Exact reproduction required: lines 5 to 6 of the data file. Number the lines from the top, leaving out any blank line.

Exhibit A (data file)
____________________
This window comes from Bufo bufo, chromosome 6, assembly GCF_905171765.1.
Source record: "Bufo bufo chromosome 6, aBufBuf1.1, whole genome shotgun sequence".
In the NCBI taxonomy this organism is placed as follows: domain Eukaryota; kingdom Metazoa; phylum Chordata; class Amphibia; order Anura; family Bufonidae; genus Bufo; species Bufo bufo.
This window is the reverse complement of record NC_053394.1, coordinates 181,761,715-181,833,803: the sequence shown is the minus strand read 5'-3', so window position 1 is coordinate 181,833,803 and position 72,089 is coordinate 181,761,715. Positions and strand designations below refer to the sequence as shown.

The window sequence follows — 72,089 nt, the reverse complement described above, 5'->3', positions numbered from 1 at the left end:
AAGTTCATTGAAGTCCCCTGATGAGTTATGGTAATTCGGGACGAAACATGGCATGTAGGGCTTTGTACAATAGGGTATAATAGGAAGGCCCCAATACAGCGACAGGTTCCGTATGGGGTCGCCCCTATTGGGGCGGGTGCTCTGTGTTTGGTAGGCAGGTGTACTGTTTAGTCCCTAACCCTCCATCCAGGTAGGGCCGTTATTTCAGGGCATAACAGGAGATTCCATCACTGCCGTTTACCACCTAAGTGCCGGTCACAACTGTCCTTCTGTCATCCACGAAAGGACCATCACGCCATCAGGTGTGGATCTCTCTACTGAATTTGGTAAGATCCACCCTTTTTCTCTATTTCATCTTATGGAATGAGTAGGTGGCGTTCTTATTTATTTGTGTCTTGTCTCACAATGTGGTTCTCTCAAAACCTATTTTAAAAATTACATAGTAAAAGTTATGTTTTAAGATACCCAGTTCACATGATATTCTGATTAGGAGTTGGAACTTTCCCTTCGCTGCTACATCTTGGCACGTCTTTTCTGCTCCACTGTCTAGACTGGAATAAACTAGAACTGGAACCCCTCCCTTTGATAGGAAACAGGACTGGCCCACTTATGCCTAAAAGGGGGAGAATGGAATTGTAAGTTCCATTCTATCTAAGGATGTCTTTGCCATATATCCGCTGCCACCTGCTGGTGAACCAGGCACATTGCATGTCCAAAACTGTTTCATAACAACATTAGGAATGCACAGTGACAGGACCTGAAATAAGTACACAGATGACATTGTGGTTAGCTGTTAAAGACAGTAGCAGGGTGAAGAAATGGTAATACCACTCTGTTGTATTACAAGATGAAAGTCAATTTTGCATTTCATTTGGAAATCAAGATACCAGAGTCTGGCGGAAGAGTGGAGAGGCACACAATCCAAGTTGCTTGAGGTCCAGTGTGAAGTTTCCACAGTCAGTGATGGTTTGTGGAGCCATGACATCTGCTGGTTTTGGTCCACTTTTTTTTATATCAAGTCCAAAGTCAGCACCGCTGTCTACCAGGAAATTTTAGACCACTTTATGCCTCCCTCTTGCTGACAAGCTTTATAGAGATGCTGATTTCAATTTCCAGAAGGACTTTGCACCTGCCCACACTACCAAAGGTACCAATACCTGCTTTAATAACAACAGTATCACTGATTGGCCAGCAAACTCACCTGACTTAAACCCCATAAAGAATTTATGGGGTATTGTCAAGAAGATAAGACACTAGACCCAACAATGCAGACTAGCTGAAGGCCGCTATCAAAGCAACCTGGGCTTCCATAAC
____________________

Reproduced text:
The window sequence follows — 72,089 nt, the reverse complement described above, 5'->3', positions numbered from 1 at the left end:
AAGTTCATTGAAGTCCCCTGATGAGTTATGGTAATTCGGGACGAAACATGGCATGTAGGGCTTTGTACAATAGGGTATAATAGGAAGGCCCCAATACAGCGACAGGTTCCGTATGGGGTCGCCCCTATTGGGGCGGGTGCTCTGTGTTTGGTAGGCAGGTGTACTGTTTAGTCCCTAACCCTCCATCCAGGTAGGGCCGTTATTTCAGGGCATAACAGGAGATTCCATCACTGCCGTTTACCACCTAAGTGCCGGTCACAACTGTCCTTCTGTCATCCACGAAAGGACCATCACGCCATCAGGTGTGGATCTCTCTACTGAATTTGGTAAGATCCACCCTTTTTCTCTATTTCATCTTATGGAATGAGTAGGTGGCGTTCTTATTTATTTGTGTCTTGTCTCACAATGTGGTTCTCTCAAAACCTATTTTAAAAATTACATAGTAAAAGTTATGTTTTAAGATACCCAGTTCACATGATATTCTGATTAGGAGTTGGAACTTTCCCTTCGCTGCTACATCTTGGCACGTCTTTTCTGCTCCACTGTCTAGACTGGAATAAACTAGAACTGGAACCCCTCCCTTTGATAGGAAACAGGACTGGCCCACTTATGCCTAAAAGGGGGAGAATGGAATTGTAAGTTCCATTCTATCTAAGGATGTCTTTGCCATATATCCGCTGCCACCTGCTGGTGAACCAGGCACATTGCATGTCCAAAACTGTTTCATAACAACATTAGGAATGCACAGTGACAGGACCTGAAATAAGTACACAGATGACATTGTGGTTAGCTGTTAAAGACAGTAGCAGGGTGAAGAAATGGTAATACCACTCTGTTGTATTACAAGATGAAAGTCAATTTTGCATTTCATTTGGAAATCAAGATACCAGAGTCTGGCGGAAGAGTGGAGAGGCACACAATCCAAGTTGCTTGAGGTCCAGTGTGAAGTTTCCACAGTCAGTGATGGTTTGTGGAGCCATGACATCTGCTGGTTTTGGTCCACTTTTTTTTATATCAAGTCCAAAGTCAGCACCGCTGTCTACCAGGAAATTTTAGACCACTTTATGCCTCCCTCTTGCTGACAAGCTTTATAGAGATGCTGATTTCAATTTCCAGAAGGACTTTGCACCTGCCCACACTACCAAAGGTACCAATACCTGCTTTAATAACAACAGTATCACTGATTGGCCAGCAAACTCACCTGACTTAAACCCCATAAAGAATTTATGGGGTATTGTCAAGAAGATAAGACACTAGACCCAACAATGCAGACTAGCTGAAGGCCGCTATCAAAGCAACCTGGGCTTCCATAAC